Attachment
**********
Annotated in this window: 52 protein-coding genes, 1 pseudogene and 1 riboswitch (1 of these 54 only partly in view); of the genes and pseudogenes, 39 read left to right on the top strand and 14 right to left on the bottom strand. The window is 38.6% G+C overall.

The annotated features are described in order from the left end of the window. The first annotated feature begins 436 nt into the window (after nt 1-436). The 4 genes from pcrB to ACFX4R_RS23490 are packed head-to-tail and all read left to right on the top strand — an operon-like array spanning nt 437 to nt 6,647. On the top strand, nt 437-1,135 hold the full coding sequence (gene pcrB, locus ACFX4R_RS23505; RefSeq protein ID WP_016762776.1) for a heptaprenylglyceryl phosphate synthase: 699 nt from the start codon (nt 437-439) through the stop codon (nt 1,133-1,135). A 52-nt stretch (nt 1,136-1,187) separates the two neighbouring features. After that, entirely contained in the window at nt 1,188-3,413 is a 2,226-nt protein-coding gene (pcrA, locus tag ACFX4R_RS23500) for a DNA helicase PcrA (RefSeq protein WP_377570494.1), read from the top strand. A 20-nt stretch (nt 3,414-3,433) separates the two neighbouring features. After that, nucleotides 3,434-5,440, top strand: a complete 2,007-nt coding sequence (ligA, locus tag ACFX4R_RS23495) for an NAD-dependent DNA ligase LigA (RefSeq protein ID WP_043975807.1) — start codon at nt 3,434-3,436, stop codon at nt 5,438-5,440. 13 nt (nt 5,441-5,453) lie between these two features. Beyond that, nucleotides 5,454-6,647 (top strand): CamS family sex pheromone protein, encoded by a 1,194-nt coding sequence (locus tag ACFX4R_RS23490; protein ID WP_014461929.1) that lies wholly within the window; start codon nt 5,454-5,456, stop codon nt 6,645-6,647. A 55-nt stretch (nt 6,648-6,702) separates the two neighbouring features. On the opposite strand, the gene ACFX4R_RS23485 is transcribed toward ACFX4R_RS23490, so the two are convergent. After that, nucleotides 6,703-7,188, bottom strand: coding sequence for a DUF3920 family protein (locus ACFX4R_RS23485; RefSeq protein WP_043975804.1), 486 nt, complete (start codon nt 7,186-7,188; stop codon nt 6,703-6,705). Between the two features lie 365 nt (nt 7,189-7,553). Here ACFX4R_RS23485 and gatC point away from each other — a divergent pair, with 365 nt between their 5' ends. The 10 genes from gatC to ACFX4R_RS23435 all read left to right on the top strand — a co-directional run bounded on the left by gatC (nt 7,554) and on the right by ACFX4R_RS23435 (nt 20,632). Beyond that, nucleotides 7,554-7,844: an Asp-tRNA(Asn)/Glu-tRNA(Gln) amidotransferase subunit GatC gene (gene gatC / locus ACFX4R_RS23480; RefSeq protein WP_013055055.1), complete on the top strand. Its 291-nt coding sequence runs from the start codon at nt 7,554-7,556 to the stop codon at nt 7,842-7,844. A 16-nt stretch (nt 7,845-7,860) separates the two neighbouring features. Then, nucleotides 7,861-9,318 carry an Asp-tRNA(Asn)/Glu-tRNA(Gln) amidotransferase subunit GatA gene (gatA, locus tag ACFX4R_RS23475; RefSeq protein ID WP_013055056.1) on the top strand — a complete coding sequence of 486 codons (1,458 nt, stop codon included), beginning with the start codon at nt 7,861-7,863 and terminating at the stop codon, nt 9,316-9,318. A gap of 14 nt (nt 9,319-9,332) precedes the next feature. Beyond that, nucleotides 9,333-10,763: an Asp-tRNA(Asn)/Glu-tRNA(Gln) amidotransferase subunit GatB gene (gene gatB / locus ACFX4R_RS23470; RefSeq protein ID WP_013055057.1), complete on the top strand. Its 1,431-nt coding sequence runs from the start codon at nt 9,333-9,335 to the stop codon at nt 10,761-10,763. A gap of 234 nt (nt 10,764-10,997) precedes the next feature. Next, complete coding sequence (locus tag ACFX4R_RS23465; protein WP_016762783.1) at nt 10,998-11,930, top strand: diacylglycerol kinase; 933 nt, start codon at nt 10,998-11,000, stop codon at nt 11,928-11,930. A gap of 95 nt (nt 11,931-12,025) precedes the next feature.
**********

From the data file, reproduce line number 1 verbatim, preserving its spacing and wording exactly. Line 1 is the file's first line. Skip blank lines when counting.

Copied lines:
Annotated in this window: 52 protein-coding genes, 1 pseudogene and 1 riboswitch (1 of these 54 only partly in view); of the genes and pseudogenes, 39 read left to right on the top strand and 14 right to left on the bottom strand. The window is 38.6% G+C overall.